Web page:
PROTECTION OF LIFE, hifdh al nafs

The primary purpose of medicine is to fulfill the second purpose of the shari’at, the preservation of life, hifdh al nafs. Medicine cannot prevent or postpone death since such matters are in the hands of Allah alone. It however tries to maintain as high a quality of life until the appointed time of death arrives. Medicine contributes to the preservation and continuation of life by making sure that the nutritional functions are well maintained. Medical knowledge is used in the prevention of disease that impairs human health. Disease treatment and rehabilitation lead to better quality health.

 

PROTECTION OF PROGENY, hifdh al nasl

Medicine contributes to the fulfillment of this function by making sure that children are cared for well so that they grow into healthy adults who can bear children. Treatment of infertility ensures successful child bearing. The care for the pregnant woman, perinatal medicine, and pediatric medicine all ensure that children are born and grow healthy. Intra-partum care, infant and child care ensure survival of healthy children.

 

PROTECTION OF THE MIND, hifdh al ‘aql

Medical treatment plays a very important role in protection of the mind. Treatment of physical illnesses removes stress that affects the mental state. Treatment of neuroses and psychoses restores intellectual and emotional functions. Medical treatment of alcohol and drug abuse prevents deterioration of the intellect.

  

PROTECTION OF WEALTH, hifdh al mal

The wealth of any community depends on the productive activities of its healthy citizens. Medicine contributes to wealth generation by prevention of disease, promotion of health, and treatment of any diseases and their sequelae. Communities with general poor health are less productive than a healthy vibrant community. The principles of protection of life and protection of wealth may conflict in cases of terminal illness. Care for the terminally ill consumes a lot of resources that could have been used to treat other persons with treatable conditions. The question may be posed whether the effort to protect life is worth the cost. The issue of opportunity cost and equitable resource distribution also arises.

 

1.5 PRINCIPLES OF MEDICINE

THE PRINCIPLE OF INTENTION

The Principle of intention comprises several sub principles. The sub principle that each action is judged by the intention behind it calls upon the physician to consult his inner conscience and make sure that his actions, seen or not seen, are based on good intentions. The sub principle ‘what matters is the intention and not the letter of the law’ rejects the wrong use of data to justify wrong or immoral actions. The sub principle that means are judged with the same criteria as the intentions implies that no useful medical purpose should be achieved by using immoral methods.

 

THE PRINCIPLE OF CERTAINTY, qaidat al yaqeen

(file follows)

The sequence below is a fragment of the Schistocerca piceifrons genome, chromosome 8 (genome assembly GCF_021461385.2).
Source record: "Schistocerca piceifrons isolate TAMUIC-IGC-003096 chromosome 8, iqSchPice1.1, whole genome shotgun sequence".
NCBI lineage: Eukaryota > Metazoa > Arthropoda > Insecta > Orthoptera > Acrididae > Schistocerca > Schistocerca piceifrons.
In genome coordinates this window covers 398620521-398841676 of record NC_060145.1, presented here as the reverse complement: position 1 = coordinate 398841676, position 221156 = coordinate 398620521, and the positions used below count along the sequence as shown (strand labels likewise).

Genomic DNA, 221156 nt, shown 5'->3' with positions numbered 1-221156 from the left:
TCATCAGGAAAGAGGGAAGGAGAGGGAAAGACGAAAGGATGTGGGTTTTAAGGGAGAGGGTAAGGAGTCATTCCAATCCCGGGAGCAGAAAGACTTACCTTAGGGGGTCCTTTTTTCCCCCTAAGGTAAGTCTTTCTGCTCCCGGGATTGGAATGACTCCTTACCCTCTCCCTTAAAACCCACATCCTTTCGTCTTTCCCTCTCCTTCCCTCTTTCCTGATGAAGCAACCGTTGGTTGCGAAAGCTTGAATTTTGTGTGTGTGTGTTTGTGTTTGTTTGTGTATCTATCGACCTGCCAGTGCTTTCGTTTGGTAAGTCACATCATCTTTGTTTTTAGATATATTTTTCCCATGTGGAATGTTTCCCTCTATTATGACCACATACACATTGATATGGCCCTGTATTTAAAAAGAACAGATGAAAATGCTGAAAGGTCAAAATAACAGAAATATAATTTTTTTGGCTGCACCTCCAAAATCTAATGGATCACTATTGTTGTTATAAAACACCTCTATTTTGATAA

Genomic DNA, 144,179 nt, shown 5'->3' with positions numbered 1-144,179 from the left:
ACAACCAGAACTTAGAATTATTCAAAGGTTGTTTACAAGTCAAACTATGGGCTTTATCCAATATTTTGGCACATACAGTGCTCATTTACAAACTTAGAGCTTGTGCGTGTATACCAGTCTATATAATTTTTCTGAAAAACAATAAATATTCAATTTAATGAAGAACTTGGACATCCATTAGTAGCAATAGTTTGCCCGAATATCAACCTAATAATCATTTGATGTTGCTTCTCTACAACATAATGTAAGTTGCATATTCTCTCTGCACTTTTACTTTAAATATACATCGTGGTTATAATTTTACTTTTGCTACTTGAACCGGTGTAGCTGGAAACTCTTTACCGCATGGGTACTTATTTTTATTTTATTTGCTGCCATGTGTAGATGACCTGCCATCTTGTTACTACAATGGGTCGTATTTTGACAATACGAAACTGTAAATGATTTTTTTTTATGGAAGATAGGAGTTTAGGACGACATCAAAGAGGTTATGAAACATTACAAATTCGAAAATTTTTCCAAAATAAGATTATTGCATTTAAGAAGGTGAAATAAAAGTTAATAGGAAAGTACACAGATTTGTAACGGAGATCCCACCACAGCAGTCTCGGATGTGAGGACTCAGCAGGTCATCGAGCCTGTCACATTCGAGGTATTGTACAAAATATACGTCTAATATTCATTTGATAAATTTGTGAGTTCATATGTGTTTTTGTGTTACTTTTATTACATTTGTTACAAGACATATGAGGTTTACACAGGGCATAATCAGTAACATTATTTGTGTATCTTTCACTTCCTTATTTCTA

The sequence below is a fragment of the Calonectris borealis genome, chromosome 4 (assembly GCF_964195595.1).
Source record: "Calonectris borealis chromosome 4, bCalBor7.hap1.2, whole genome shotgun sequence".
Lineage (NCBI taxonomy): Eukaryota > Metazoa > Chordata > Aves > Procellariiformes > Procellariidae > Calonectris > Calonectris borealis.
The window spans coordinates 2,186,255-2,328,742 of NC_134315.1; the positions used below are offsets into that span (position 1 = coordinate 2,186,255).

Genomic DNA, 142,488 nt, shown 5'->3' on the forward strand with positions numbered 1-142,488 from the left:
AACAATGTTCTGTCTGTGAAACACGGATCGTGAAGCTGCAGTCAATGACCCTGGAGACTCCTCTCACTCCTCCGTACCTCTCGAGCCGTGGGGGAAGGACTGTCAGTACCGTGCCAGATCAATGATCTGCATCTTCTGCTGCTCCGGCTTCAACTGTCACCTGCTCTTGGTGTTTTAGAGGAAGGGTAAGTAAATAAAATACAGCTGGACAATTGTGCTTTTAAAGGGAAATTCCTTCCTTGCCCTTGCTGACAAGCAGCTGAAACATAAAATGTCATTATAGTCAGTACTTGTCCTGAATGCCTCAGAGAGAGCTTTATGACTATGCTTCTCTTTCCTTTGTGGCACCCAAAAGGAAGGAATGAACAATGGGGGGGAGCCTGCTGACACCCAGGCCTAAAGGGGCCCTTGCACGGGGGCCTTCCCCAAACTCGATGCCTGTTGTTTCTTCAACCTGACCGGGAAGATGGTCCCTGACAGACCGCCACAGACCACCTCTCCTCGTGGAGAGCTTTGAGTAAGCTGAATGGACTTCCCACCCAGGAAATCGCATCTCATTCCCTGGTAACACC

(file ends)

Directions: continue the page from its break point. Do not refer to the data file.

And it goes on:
Medical diagnosis does cannot reach the legal standard of yaqeen. Treatment decisions are best on a balance of probabilities. Each diagnosis is treated as a working diagnosis that is changed and refined as new information emerges. This provides for stability and a situation of quasi-certainty without which practical procedures will be taken reluctantly and inefficiently. Existing assertions should continue in force until there is compelling evidence to change them. Established medical procedures and protocols are treated as customs or precedents. What has been accepted as customary over a long time is not considered harmful unless there is evidence to the contrary. All medical procedures are considered permissible unless there is evidence to prove their prohibition. Exceptions to this rule are conditions related to the sexual and reproductive functions. All matters related to the sexual function are presumed forbidden unless there is evidence to prove permissibility.

 

THE PRINCIPLE OF INJURY, qaidat al dharar

Medical intervention is justified on the basic principle is that injury, if it occurs, should be relieved. An injury should not be relieved by a medical procedure that leads to an injury of the same magnitude as a side effect. In a situation in which the proposed medical intervention has side effects, we follow the principle that prevention of a harm has priority over pursuit of a benefit of equal worth. If the benefit has far more importance and worth than the harm, then the pursuit of the benefit has priority. Physicians sometimes are confronted with medical interventions that are double edged; they have both prohibited and permitted effects. The guidance of the Law is that the prohibited has priority of recognition over the permitted if the two occur together and a choice has to be made. If confronted with 2 medical situations both of which are harmful and there is no way but to choose one of them, the lesser harm is committed. A lesser harm is committed in order to prevent a bigger harm. In the same way medical interventions that in the public interest have priority over consideration of the individual interest. The individual may have to sustain a harm in order to protect public interest. In the course of combating communicable diseases, the state cannot infringe the rights of the public unless there is a public benefit to be achieved. In many situations, the line between benefit and injury is so fine that salat al istikharat is needed to reach a solution since no empirical methods can be used.

 

PRINCIPLE OF HARDSHIP, qaidat al mashaqqat